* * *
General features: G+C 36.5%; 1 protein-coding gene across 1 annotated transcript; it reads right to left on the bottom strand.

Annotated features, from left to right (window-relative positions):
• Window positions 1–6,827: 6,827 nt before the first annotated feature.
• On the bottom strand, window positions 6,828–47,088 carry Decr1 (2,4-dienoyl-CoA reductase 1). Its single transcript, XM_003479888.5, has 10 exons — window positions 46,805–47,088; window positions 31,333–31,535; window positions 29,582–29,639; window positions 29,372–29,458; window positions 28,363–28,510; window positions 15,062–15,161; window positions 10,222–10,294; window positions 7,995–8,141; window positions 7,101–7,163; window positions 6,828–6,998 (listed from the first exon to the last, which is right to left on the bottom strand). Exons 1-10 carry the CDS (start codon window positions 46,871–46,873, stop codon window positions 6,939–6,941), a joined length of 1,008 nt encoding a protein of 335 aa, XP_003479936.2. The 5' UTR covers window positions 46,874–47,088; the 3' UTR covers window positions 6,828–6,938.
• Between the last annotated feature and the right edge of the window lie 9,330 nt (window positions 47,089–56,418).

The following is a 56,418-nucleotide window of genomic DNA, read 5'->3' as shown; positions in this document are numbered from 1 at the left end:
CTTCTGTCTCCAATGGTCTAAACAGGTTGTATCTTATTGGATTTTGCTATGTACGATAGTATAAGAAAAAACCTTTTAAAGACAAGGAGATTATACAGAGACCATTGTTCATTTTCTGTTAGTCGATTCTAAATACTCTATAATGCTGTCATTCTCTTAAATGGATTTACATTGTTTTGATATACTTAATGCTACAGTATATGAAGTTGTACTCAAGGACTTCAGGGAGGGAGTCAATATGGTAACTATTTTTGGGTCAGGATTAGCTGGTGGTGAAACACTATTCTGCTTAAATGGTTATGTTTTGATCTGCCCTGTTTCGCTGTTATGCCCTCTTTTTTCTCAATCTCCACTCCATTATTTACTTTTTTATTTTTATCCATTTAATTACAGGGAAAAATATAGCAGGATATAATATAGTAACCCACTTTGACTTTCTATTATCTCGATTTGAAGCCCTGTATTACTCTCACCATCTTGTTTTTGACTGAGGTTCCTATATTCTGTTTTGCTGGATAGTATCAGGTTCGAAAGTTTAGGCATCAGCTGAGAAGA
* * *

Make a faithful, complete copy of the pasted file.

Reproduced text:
General features: G+C 36.5%; 1 protein-coding gene across 1 annotated transcript; it reads right to left on the bottom strand.

Annotated features, from left to right (window-relative positions):
• Window positions 1–6,827: 6,827 nt before the first annotated feature.
• On the bottom strand, window positions 6,828–47,088 carry Decr1 (2,4-dienoyl-CoA reductase 1). Its single transcript, XM_003479888.5, has 10 exons — window positions 46,805–47,088; window positions 31,333–31,535; window positions 29,582–29,639; window positions 29,372–29,458; window positions 28,363–28,510; window positions 15,062–15,161; window positions 10,222–10,294; window positions 7,995–8,141; window positions 7,101–7,163; window positions 6,828–6,998 (listed from the first exon to the last, which is right to left on the bottom strand). Exons 1-10 carry the CDS (start codon window positions 46,871–46,873, stop codon window positions 6,939–6,941), a joined length of 1,008 nt encoding a protein of 335 aa, XP_003479936.2. The 5' UTR covers window positions 46,874–47,088; the 3' UTR covers window positions 6,828–6,938.
• Between the last annotated feature and the right edge of the window lie 9,330 nt (window positions 47,089–56,418).

The following is a 56,418-nucleotide window of genomic DNA, read 5'->3' as shown; positions in this document are numbered from 1 at the left end:
CTTCTGTCTCCAATGGTCTAAACAGGTTGTATCTTATTGGATTTTGCTATGTACGATAGTATAAGAAAAAACCTTTTAAAGACAAGGAGATTATACAGAGACCATTGTTCATTTTCTGTTAGTCGATTCTAAATACTCTATAATGCTGTCATTCTCTTAAATGGATTTACATTGTTTTGATATACTTAATGCTACAGTATATGAAGTTGTACTCAAGGACTTCAGGGAGGGAGTCAATATGGTAACTATTTTTGGGTCAGGATTAGCTGGTGGTGAAACACTATTCTGCTTAAATGGTTATGTTTTGATCTGCCCTGTTTCGCTGTTATGCCCTCTTTTTTCTCAATCTCCACTCCATTATTTACTTTTTTATTTTTATCCATTTAATTACAGGGAAAAATATAGCAGGATATAATATAGTAACCCACTTTGACTTTCTATTATCTCGATTTGAAGCCCTGTATTACTCTCACCATCTTGTTTTTGACTGAGGTTCCTATATTCTGTTTTGCTGGATAGTATCAGGTTCGAAAGTTTAGGCATCAGCTGAGAAGA